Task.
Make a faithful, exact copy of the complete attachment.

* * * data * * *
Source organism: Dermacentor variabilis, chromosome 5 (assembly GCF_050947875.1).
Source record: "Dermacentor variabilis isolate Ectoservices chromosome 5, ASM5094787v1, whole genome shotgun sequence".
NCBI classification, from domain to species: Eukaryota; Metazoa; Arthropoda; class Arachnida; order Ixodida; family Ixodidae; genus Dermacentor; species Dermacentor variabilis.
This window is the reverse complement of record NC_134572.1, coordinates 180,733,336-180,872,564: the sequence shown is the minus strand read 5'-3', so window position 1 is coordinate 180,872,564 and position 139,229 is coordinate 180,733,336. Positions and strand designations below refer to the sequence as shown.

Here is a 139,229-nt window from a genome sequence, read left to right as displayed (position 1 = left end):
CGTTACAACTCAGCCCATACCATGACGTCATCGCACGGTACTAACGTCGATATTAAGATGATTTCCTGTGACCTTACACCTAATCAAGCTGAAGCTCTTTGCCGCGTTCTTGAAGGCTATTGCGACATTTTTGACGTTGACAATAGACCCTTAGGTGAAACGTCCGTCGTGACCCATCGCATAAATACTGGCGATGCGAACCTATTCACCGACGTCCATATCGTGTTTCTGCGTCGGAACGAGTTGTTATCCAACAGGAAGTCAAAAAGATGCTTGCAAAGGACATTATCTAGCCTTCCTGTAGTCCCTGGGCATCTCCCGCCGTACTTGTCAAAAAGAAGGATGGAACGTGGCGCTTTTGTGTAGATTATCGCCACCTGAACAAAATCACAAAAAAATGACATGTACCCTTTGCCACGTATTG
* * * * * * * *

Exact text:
Source organism: Dermacentor variabilis, chromosome 5 (assembly GCF_050947875.1).
Source record: "Dermacentor variabilis isolate Ectoservices chromosome 5, ASM5094787v1, whole genome shotgun sequence".
NCBI classification, from domain to species: Eukaryota; Metazoa; Arthropoda; class Arachnida; order Ixodida; family Ixodidae; genus Dermacentor; species Dermacentor variabilis.
This window is the reverse complement of record NC_134572.1, coordinates 180,733,336-180,872,564: the sequence shown is the minus strand read 5'-3', so window position 1 is coordinate 180,872,564 and position 139,229 is coordinate 180,733,336. Positions and strand designations below refer to the sequence as shown.

Here is a 139,229-nt window from a genome sequence, read left to right as displayed (position 1 = left end):
CGTTACAACTCAGCCCATACCATGACGTCATCGCACGGTACTAACGTCGATATTAAGATGATTTCCTGTGACCTTACACCTAATCAAGCTGAAGCTCTTTGCCGCGTTCTTGAAGGCTATTGCGACATTTTTGACGTTGACAATAGACCCTTAGGTGAAACGTCCGTCGTGACCCATCGCATAAATACTGGCGATGCGAACCTATTCACCGACGTCCATATCGTGTTTCTGCGTCGGAACGAGTTGTTATCCAACAGGAAGTCAAAAAGATGCTTGCAAAGGACATTATCTAGCCTTCCTGTAGTCCCTGGGCATCTCCCGCCGTACTTGTCAAAAAGAAGGATGGAACGTGGCGCTTTTGTGTAGATTATCGCCACCTGAACAAAATCACAAAAAAATGACATGTACCCTTTGCCACGTATTG